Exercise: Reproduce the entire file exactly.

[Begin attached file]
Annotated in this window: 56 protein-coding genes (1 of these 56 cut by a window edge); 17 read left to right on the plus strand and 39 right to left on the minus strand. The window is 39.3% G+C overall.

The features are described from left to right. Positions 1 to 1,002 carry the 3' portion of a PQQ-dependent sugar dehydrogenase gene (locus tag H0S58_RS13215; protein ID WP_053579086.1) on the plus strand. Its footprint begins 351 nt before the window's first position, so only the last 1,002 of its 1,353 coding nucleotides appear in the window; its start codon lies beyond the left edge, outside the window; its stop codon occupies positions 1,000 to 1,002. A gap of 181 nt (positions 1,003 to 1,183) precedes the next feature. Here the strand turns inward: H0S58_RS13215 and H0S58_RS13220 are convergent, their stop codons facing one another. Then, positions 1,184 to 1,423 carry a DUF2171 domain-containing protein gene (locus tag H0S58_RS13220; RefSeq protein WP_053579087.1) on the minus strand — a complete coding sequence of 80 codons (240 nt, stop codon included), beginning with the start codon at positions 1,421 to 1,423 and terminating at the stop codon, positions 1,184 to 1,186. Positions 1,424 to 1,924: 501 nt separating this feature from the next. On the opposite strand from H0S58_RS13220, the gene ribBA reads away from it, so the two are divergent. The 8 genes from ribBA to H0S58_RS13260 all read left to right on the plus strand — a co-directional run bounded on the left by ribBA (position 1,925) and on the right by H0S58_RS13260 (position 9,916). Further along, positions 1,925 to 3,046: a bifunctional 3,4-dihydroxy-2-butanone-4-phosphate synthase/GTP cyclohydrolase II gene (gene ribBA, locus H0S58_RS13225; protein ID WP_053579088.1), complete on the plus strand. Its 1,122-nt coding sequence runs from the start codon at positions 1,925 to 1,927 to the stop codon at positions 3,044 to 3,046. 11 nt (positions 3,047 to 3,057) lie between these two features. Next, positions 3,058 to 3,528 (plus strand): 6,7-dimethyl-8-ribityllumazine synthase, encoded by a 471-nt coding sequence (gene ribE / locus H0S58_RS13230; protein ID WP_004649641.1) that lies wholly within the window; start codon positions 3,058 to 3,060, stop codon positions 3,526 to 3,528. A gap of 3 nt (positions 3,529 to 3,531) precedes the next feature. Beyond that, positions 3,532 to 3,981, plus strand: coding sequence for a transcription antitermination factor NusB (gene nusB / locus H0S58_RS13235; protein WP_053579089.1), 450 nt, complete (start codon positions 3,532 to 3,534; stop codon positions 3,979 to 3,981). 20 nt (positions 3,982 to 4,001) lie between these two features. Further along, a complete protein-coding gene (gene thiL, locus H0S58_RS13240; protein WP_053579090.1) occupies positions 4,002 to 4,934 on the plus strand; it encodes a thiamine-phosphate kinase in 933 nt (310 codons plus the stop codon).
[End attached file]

Annotated in this window: 56 protein-coding genes (1 of these 56 cut by a window edge); 17 read left to right on the plus strand and 39 right to left on the minus strand. The window is 39.3% G+C overall.

The features are described from left to right. Positions 1 to 1,002 carry the 3' portion of a PQQ-dependent sugar dehydrogenase gene (locus tag H0S58_RS13215; protein ID WP_053579086.1) on the plus strand. Its footprint begins 351 nt before the window's first position, so only the last 1,002 of its 1,353 coding nucleotides appear in the window; its start codon lies beyond the left edge, outside the window; its stop codon occupies positions 1,000 to 1,002. A gap of 181 nt (positions 1,003 to 1,183) precedes the next feature. Here the strand turns inward: H0S58_RS13215 and H0S58_RS13220 are convergent, their stop codons facing one another. Then, positions 1,184 to 1,423 carry a DUF2171 domain-containing protein gene (locus tag H0S58_RS13220; RefSeq protein WP_053579087.1) on the minus strand — a complete coding sequence of 80 codons (240 nt, stop codon included), beginning with the start codon at positions 1,421 to 1,423 and terminating at the stop codon, positions 1,184 to 1,186. Positions 1,424 to 1,924: 501 nt separating this feature from the next. On the opposite strand from H0S58_RS13220, the gene ribBA reads away from it, so the two are divergent. The 8 genes from ribBA to H0S58_RS13260 all read left to right on the plus strand — a co-directional run bounded on the left by ribBA (position 1,925) and on the right by H0S58_RS13260 (position 9,916). Further along, positions 1,925 to 3,046: a bifunctional 3,4-dihydroxy-2-butanone-4-phosphate synthase/GTP cyclohydrolase II gene (gene ribBA, locus H0S58_RS13225; protein ID WP_053579088.1), complete on the plus strand. Its 1,122-nt coding sequence runs from the start codon at positions 1,925 to 1,927 to the stop codon at positions 3,044 to 3,046. 11 nt (positions 3,047 to 3,057) lie between these two features. Next, positions 3,058 to 3,528 (plus strand): 6,7-dimethyl-8-ribityllumazine synthase, encoded by a 471-nt coding sequence (gene ribE / locus H0S58_RS13230; protein ID WP_004649641.1) that lies wholly within the window; start codon positions 3,058 to 3,060, stop codon positions 3,526 to 3,528. A gap of 3 nt (positions 3,529 to 3,531) precedes the next feature. Beyond that, positions 3,532 to 3,981, plus strand: coding sequence for a transcription antitermination factor NusB (gene nusB / locus H0S58_RS13235; protein WP_053579089.1), 450 nt, complete (start codon positions 3,532 to 3,534; stop codon positions 3,979 to 3,981). 20 nt (positions 3,982 to 4,001) lie between these two features. Further along, a complete protein-coding gene (gene thiL, locus H0S58_RS13240; protein WP_053579090.1) occupies positions 4,002 to 4,934 on the plus strand; it encodes a thiamine-phosphate kinase in 933 nt (310 codons plus the stop codon).